Born with biliary atresia, Cooper thrives under the care of liver experts at Children's Health
When Cooper was 2 weeks old, he began showing signs of jaundice, a common condition in which a newborn's skin appears yellow due to increased levels of bilirubin in their blood. Typically, the condition improves as the baby's liver begins functioning as it should. However, when Cooper's symptoms persisted at his 2-month check-up, his pediatrician suggested they check his blood levels to determine the cause.
"Cooper's pediatrician called us before New Year's Eve weekend to tell us that his results came back abnormal," says Cooper's mom, Alyssa. "By the next morning, she had connected us with Dr. Barth, and we brought Cooper to Children's Health℠ for his first visit."
Bradley Barth, M.D., a pediatric gastroenterologist at Children's Health and Professor at UT Southwestern, was concerned Cooper had biliary atresia. Biliary atresia occurs when an infant's bile ducts are blocked or don't function normally, causing bile to back up in the liver. The condition can be life-threatening if not treated early, making it extremely important to test any babies who show signs, such as prolonged jaundice.
On Jan. 2, Cooper underwent a surgery known as the Kasai procedure to remove the blocked bile ducts and reinstitute communication of the biliary system to his intestine to enable the bile to drain from his liver.
As he recovered in the NICU, Cooper and his family were introduced to Amal Aqul, M.D., a pediatric gastroenterologist and liver specialist at Children's Health and Assistant Professor at UT Southwestern. Drs. Barth and Aqul closely monitored Cooper as he recovered from surgery to determine whether his liver was functioning properly. Though Cooper's liver markers remained high and he still showed signs of jaundice, he was strong enough to go home after two weeks.
Cooper grows stronger
Over the next few months, Cooper returned to the Gastroenterology clinic for weekly visits with Dr. Aqul, and although he was slowly gaining weight, she remained concerned that his levels had not returned to normal. But neither Dr. Aqul nor Cooper's family were ready to give up.
"We tried and tried to get Cooper to eat and keep milk down, but he just couldn't," says Alyssa. "Dr. Aqul suggested we try an NG tube to help with his feedings when Cooper was about 3 months old, and that's when things really started to turn around."
Cooper began gaining weight and his levels began to even out. His skin color returned to normal, and his parents felt cautiously optimistic that he was on the right track.
After developing ascites, Cooper is placed on the waiting list for a new liver
Then, at around 6 months old, Cooper developed ascites, a buildup of fluid in his abdomen that made it hard for him to eat. After an ultrasound, it appeared that Cooper had a clot in his portal vein, the main vein in the liver. These clots can often lead to severe gastrointestinal bleeding, which would mean Cooper would require a liver transplant. Dr. Aqul planned to start him on a medication to thin his blood while they explored minimally invasive ways to break up the clot, but when a subsequent CT scan revealed there was no clot after all, the plans changed. Instead, Cooper was placed on a diuretic to remove the excess fluid from his abdomen.
"That made an incredible difference," says Cooper's dad, Brian. "The fluid finally went down so he could actually have room for food."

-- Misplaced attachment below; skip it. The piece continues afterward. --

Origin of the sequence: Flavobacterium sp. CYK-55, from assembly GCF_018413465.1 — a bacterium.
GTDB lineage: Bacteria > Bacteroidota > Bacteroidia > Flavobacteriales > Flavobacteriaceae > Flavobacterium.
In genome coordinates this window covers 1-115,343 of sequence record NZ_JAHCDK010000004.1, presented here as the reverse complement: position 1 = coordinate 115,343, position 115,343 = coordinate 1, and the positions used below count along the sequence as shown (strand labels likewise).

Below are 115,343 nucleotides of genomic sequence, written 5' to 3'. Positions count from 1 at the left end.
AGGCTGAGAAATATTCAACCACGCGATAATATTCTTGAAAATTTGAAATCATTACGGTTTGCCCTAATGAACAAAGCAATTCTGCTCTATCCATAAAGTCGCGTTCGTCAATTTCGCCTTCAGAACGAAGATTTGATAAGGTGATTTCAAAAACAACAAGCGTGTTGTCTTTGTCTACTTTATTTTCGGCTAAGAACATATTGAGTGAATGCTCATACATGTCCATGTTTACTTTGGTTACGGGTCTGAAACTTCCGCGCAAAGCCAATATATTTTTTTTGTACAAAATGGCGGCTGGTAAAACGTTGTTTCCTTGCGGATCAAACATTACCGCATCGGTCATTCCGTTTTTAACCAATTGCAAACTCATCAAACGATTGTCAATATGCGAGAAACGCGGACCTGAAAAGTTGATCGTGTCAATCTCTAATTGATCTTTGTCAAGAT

Still, given the small size of Cooper's portal vein and the progression of his liver disease, Dr. Aqul referred Cooper for a liver transplant evaluation to place him on the national waiting list for a liver transplant.
A liver transplant evaluation entails a two- to three-day process to comprehensively evaluate a prospective recipient. During the liver transplant evaluation, the family meets with each member of the multidisciplinary transplant team to ensure that the patient and family have a complete understanding of the prospective treatment course and to address any concerns.
Cooper recovered and returned home, and over the next several months, he continued to be monitored regularly by Dr. Aqul. Soon after his first birthday, Dr. Aqul suggested removing his feeding tube to see how he would respond.
"We agreed to having Cooper's NG tube removed, and he kept gaining weight and his liver tests remained the same," says Alyssa. "It's been incredible."
A thriving 2-year-old and his family give back
Today, Cooper is a "wild and rambunctious" 2-year-old, according to his parents. He is still under Dr. Aqul's care, making regular visits to the Center for Solid Organ Transplant at Children's Health, but other than the large scar across his stomach, there's currently little evidence of the life-threatening struggles he faced as an infant. He remains on the waiting list for a liver transplant in case his condition worsens, but for now, his family is taking it one fun-filled day at a time.
After realizing the immense challenges, both emotionally and financially, that supporting a child with a chronic illness can place on a family, Cooper's family started the PELD Foundation to support other families facing Pediatric End Stage Liver Disease to help give back in Cooper's name.
"We've already been able to support one family that needed help, and we're working with some of the social workers at Children's Health to see how we can help others as well," says Alyssa.
The Pediatric Liver Disease Program at Children's Health offers comprehensive treatment for pediatric liver disease, including the only pediatric liver transplant program in North Texas. Learn more about our program and services.
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